Articles of Interest

Developmental Phases of Anxiety for Families

By Charlotte Batcha, LCSW, Licensed Clinical Social Worker

Starting a family involves making decisions with long term consequences for the baby and parents. Trying to become pregnant or coping with an unplanned pregnancy is not always an easy accomplishment, not to mention carrying a baby full-term. Labor and delivery are stressful for the mother. If the baby’s vagus nerve is compressed during labor, the digestion and nervous system can be compromised, resulting in stress on the baby. Often, the baby is introduced to breast feeding, which is not always as natural as one would like to believe for the newborn and mother.

There is a genetic predisposition to the development of anxiety symptoms in children. At times, parents enter therapy since they don’t want to pass on their anxiety issues to their children. When younger children attend therapy, the parents are included in the sessions which help to decrease the anxiety level for the child and parents. The parents function as the coach at home since both are taught the skills.

At 8 months to 2 ½ years, separation anxiety is a normal occurrence. Children fear abandonment since the concept of time is not understood. Some indications of anxiety are when the child is not sleeping in his/her own bed and fears the dark. Other stressors can be a new sibling and change in child care.

Separation anxiety also poses a problem when children enter school; children might sob and cling to their parents. It can be difficult for the child to participate in class. Middle school can be a challenge for children who struggle with age appropriate independence: adjusting to different teachers and changing classrooms. Anxious children frequently have upset stomachs, headaches, and feelings of panic which result in visits to the nurse. It is always important to make sure that medical origins such as allergies, sleep disorders, and poor diet are not factors causing or contributing to the anxiety symptoms.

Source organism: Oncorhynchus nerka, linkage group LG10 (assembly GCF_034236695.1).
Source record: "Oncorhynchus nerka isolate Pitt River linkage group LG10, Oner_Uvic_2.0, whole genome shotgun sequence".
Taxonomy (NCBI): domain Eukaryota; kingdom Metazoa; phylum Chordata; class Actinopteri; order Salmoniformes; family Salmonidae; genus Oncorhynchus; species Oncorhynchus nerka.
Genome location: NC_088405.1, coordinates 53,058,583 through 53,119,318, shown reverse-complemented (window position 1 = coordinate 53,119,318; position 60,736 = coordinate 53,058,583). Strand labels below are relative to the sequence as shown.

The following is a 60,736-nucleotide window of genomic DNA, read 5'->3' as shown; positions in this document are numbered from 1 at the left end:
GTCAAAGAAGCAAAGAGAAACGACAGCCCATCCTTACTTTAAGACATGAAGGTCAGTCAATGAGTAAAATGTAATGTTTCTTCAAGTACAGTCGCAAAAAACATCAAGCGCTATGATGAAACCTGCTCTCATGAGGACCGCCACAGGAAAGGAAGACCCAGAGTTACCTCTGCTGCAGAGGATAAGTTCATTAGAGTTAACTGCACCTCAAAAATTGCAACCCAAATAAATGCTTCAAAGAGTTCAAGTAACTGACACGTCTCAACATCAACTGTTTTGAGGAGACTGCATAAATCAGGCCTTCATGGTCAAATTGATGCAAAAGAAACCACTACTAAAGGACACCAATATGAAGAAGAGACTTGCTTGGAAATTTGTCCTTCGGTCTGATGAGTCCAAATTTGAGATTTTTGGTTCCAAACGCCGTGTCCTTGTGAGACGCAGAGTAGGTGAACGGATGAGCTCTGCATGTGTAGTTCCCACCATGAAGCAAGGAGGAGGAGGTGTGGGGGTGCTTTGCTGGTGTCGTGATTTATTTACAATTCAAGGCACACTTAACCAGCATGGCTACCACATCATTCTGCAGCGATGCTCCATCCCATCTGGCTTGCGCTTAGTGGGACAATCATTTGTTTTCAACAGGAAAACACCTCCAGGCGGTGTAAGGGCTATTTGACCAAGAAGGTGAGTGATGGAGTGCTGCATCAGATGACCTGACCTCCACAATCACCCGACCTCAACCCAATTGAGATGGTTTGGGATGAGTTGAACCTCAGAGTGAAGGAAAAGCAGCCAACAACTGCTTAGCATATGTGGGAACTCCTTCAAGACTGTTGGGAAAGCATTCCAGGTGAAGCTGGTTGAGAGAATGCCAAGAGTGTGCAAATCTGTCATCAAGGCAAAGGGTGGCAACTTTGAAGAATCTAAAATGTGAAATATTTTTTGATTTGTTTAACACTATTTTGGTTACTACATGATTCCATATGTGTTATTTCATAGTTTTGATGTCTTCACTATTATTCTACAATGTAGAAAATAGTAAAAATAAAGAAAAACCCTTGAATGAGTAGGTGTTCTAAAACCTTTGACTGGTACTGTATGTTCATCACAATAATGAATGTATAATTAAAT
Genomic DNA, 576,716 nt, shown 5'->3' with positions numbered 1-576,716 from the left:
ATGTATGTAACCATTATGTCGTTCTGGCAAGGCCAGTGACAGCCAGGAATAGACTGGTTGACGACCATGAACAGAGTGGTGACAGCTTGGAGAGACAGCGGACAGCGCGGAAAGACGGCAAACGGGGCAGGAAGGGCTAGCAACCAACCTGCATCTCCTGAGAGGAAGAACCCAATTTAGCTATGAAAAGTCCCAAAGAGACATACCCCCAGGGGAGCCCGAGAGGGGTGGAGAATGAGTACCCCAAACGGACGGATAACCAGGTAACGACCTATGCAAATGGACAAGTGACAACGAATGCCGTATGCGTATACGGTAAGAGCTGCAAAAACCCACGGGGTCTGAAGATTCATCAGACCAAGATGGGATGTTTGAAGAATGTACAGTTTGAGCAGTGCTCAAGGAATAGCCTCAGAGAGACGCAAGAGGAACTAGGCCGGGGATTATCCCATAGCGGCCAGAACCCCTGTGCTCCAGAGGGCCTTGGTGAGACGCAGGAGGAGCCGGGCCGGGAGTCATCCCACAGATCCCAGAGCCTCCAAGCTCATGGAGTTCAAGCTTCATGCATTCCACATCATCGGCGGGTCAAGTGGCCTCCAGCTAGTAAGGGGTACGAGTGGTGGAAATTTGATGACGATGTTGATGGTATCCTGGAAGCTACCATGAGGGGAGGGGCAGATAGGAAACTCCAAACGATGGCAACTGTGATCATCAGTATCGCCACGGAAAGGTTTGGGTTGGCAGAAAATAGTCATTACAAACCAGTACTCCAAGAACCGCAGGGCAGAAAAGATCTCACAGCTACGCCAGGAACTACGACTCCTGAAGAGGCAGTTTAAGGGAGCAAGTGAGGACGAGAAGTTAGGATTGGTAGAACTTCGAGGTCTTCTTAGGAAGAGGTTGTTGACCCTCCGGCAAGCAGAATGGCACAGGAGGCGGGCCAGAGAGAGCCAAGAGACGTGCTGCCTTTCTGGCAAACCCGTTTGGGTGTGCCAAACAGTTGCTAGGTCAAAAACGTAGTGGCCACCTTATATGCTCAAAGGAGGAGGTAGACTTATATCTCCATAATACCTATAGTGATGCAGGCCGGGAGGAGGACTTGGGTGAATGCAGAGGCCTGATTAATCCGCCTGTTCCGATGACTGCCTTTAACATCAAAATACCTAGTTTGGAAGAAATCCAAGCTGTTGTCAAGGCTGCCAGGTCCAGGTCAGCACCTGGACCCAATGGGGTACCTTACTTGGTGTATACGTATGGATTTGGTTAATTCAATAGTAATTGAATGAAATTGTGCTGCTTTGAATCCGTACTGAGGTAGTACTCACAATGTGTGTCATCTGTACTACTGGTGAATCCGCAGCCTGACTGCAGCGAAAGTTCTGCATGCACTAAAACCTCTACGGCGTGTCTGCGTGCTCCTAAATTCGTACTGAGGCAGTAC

Anxious children are prone to somaticize more due to peer, academic, and family stressors. Also, social anxiety is displayed by an avoidance of social situations to the point that personal development is hindered. Social anxiety usually does not improve without professional help. Environmental factors need to be examined at the home, school, and neighborhood. It is often difficult for children to report that they are being bullied or abused due to threats from the aggressor.

Entering high school and preparing for the future can be a challenge on students who are trying to figure out what they want to be when they grow up. I have often felt a support group for parents would also be helpful. Unfortunately, students have to contend with peer pressures, which have heightened with cyber bullying.

Disruption in schedules with summer vacations can be stressful. Long car trips, change in diets, and sleeping away from home can trigger panic-like symptoms in children who do not like changes. An anxious child can make it difficult for a family to take a vacation. Another common disruption is a parent’s return to work or change in work schedule that impacts time spent with the child.

Children are sensitive to their parents’ financial and relationship problems along with their status with their siblings. It is not uncommon for children to be worried about their parents’ divorce, their family’s ability to remain in their home, or how to further their education. Death of a grandparent, medical illness of a parent and news of violence are not unusual concerns. Today, children worry about school violence, world peace and health of the planet.

Another type of anxiety disorder is phobia, which could be the fear of public speaking, flying, snakes, or heights. When someone has been bitten by a dog, that person may develop a phobia of dogs. To address this fear, the person may begin with visualizing a dog and then progress from incremental exposure to full exposure to a dog.

Family physicians often see patients who suffer from anxiety since the symptoms are felt in the body as heart palpitations, shortness of breath, dizziness, and heaviness on the chest. Emergency departments may refer to therapy individuals who fear they are having heart problems but are medically-cleared. Most likely, these physical symptoms indicate a panic attack. Other adults who enter therapy are often experiencing focusing problems, sleep disturbance, or excessive worrying about multiple stressors.

Stressed adult clients will often say to the therapist, “If you had everything on my plate, you would be feeling the same way.” My response is that “I correct my distorted thinking with coping statements and have tools to reduce my anxiety.” With reduction of anxiety, the distorted thinking is minimized. Therapists have tools to teach clients how to manage their anxiety, learn to relax, and improve their problem-solving skills. Some approaches used are Cognitive-Behavioral Therapy, Mindfulness, and Trauma Informed Therapy with an emphasis on developing resilience.

Everyone experiences stress, but when there are symptoms of sleep disturbance, feeling overwhelmed, or difficulty completing tasks, it may be time to seek professional help. Fears of failure and vulnerability can be barriers for receiving therapy. It is common for people to tell the therapist, “I know I should have come in a long time ago, but I thought it would get better.” It is strength to know when you need help.